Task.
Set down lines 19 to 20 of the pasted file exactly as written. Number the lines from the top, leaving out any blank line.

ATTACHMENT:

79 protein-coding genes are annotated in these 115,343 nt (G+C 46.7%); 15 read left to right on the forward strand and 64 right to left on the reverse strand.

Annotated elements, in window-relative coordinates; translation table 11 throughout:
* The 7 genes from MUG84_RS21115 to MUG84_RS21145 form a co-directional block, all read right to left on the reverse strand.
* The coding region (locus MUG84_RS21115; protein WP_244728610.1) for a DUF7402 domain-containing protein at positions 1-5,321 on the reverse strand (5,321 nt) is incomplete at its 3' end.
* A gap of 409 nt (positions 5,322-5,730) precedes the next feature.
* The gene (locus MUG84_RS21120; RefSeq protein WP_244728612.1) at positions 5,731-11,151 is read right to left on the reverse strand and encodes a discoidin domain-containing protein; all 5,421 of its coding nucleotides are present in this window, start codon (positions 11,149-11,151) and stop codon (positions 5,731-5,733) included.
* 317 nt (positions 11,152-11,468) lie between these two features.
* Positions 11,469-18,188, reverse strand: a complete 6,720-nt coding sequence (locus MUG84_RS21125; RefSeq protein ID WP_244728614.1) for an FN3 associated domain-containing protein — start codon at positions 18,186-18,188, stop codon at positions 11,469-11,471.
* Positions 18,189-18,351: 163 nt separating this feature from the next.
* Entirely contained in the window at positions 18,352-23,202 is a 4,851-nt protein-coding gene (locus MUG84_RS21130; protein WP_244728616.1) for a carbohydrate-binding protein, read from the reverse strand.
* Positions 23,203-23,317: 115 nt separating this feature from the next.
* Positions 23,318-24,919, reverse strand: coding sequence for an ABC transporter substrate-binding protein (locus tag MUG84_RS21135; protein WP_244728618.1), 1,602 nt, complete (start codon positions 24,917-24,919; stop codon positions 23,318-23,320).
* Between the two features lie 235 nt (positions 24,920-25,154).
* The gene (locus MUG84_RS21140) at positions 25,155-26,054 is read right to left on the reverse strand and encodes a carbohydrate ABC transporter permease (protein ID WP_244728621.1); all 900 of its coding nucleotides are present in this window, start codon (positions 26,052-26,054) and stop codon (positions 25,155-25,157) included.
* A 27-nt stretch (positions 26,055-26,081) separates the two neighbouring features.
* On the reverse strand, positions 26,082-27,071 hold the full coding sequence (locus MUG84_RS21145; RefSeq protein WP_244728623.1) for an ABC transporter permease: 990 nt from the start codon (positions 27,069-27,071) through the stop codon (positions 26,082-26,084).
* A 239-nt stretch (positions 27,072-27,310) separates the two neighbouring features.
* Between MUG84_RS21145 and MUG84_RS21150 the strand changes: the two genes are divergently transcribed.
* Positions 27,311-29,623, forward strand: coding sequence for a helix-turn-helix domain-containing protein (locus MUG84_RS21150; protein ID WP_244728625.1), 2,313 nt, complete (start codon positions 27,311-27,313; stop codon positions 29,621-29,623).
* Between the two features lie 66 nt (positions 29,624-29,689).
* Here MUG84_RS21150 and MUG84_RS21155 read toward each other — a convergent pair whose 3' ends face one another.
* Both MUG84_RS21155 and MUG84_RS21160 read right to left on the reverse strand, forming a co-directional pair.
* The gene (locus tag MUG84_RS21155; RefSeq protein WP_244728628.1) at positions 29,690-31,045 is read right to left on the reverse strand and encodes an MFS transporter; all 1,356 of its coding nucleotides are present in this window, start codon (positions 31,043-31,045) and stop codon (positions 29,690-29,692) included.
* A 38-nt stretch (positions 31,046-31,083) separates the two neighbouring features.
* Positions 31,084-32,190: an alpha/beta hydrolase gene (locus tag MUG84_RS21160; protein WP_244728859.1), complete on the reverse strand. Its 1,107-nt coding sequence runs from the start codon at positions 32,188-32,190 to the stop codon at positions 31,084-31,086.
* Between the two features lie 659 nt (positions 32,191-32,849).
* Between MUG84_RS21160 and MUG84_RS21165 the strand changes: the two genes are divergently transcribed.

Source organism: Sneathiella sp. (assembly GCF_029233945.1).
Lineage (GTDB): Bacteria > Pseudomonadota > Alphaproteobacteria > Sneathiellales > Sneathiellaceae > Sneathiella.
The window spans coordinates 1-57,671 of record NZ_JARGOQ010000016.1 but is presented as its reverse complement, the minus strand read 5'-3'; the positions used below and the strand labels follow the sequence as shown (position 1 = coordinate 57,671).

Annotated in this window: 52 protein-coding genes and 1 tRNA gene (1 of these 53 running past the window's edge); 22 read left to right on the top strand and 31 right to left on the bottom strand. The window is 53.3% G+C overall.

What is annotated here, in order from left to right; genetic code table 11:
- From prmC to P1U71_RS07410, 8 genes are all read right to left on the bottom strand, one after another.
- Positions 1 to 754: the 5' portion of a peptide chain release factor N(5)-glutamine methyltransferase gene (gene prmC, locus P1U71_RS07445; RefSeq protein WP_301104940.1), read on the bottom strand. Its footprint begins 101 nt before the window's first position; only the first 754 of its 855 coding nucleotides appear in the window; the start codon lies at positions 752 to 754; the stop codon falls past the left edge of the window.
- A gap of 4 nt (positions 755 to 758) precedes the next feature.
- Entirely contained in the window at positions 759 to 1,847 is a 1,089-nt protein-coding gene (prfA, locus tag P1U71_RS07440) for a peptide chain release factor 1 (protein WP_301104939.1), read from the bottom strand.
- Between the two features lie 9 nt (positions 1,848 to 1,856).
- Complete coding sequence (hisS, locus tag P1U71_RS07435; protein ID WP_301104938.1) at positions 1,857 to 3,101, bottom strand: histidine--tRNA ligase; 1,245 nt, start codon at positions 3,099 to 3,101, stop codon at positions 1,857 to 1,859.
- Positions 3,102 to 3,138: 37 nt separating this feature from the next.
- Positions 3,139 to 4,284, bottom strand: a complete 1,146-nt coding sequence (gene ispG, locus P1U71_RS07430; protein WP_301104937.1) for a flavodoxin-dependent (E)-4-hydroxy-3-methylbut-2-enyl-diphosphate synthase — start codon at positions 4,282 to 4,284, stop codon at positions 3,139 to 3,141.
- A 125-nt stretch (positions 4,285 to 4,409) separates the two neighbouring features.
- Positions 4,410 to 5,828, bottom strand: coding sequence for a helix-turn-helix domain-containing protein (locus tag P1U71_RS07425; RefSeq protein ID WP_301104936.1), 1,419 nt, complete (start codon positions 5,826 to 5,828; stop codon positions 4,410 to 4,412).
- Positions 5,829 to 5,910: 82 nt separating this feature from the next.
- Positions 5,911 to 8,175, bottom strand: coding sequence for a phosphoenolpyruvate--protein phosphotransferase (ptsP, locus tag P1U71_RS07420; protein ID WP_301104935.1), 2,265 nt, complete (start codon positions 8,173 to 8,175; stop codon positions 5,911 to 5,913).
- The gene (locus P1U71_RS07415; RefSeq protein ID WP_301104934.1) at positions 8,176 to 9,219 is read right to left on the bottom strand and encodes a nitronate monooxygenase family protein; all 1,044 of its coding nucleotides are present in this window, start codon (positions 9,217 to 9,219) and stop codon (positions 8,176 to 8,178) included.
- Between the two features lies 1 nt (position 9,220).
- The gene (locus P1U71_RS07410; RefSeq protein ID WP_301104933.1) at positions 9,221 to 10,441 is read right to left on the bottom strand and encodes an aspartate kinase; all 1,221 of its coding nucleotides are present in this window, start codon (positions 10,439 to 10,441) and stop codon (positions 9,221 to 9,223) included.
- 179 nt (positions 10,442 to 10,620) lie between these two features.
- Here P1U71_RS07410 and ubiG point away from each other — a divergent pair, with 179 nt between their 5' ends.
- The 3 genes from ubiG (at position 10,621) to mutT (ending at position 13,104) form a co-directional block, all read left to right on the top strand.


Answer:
* Positions 27,311-29,623, forward strand: coding sequence for a helix-turn-helix domain-containing protein (locus MUG84_RS21150; protein ID WP_244728625.1), 2,313 nt, complete (start codon positions 27,311-27,313; stop codon positions 29,621-29,623).
* Between the two features lie 66 nt (positions 29,624-29,689).